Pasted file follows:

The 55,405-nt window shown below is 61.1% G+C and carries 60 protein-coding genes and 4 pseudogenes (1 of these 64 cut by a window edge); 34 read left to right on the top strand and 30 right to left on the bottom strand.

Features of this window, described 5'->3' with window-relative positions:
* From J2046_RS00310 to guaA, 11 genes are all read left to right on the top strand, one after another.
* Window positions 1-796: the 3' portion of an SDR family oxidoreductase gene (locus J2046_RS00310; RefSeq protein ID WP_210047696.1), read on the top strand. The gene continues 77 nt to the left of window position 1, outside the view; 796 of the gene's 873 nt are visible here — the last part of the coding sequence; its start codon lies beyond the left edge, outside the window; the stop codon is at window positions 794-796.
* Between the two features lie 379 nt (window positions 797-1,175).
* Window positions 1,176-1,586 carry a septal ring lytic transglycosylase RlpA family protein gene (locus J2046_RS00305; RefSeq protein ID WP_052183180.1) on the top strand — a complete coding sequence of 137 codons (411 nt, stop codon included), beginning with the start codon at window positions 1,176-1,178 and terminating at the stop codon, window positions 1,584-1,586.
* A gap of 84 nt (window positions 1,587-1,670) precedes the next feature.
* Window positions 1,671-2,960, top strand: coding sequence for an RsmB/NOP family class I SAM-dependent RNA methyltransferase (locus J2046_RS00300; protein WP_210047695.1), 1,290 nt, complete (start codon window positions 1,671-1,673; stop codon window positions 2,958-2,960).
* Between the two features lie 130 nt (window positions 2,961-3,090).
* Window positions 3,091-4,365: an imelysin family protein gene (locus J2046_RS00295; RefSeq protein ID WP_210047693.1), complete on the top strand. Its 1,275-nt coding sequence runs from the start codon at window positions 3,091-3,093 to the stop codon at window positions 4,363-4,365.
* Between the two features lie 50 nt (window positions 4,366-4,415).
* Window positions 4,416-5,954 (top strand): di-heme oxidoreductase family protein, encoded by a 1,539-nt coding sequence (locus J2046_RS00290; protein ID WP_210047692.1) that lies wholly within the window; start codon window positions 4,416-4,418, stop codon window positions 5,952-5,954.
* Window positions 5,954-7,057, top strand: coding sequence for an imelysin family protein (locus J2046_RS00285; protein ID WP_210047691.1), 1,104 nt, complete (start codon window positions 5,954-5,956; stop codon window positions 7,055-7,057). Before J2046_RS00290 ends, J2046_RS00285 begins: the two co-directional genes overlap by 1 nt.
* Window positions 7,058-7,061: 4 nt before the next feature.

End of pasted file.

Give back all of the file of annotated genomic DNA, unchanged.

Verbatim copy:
The 55,405-nt window shown below is 61.1% G+C and carries 60 protein-coding genes and 4 pseudogenes (1 of these 64 cut by a window edge); 34 read left to right on the top strand and 30 right to left on the bottom strand.

Features of this window, described 5'->3' with window-relative positions:
* From J2046_RS00310 to guaA, 11 genes are all read left to right on the top strand, one after another.
* Window positions 1-796: the 3' portion of an SDR family oxidoreductase gene (locus J2046_RS00310; RefSeq protein ID WP_210047696.1), read on the top strand. The gene continues 77 nt to the left of window position 1, outside the view; 796 of the gene's 873 nt are visible here — the last part of the coding sequence; its start codon lies beyond the left edge, outside the window; the stop codon is at window positions 794-796.
* Between the two features lie 379 nt (window positions 797-1,175).
* Window positions 1,176-1,586 carry a septal ring lytic transglycosylase RlpA family protein gene (locus J2046_RS00305; RefSeq protein ID WP_052183180.1) on the top strand — a complete coding sequence of 137 codons (411 nt, stop codon included), beginning with the start codon at window positions 1,176-1,178 and terminating at the stop codon, window positions 1,584-1,586.
* A gap of 84 nt (window positions 1,587-1,670) precedes the next feature.
* Window positions 1,671-2,960, top strand: coding sequence for an RsmB/NOP family class I SAM-dependent RNA methyltransferase (locus J2046_RS00300; protein WP_210047695.1), 1,290 nt, complete (start codon window positions 1,671-1,673; stop codon window positions 2,958-2,960).
* Between the two features lie 130 nt (window positions 2,961-3,090).
* Window positions 3,091-4,365: an imelysin family protein gene (locus J2046_RS00295; RefSeq protein ID WP_210047693.1), complete on the top strand. Its 1,275-nt coding sequence runs from the start codon at window positions 3,091-3,093 to the stop codon at window positions 4,363-4,365.
* Between the two features lie 50 nt (window positions 4,366-4,415).
* Window positions 4,416-5,954 (top strand): di-heme oxidoreductase family protein, encoded by a 1,539-nt coding sequence (locus J2046_RS00290; protein ID WP_210047692.1) that lies wholly within the window; start codon window positions 4,416-4,418, stop codon window positions 5,952-5,954.
* Window positions 5,954-7,057, top strand: coding sequence for an imelysin family protein (locus J2046_RS00285; protein ID WP_210047691.1), 1,104 nt, complete (start codon window positions 5,954-5,956; stop codon window positions 7,055-7,057). Before J2046_RS00290 ends, J2046_RS00285 begins: the two co-directional genes overlap by 1 nt.
* Window positions 7,058-7,061: 4 nt before the next feature.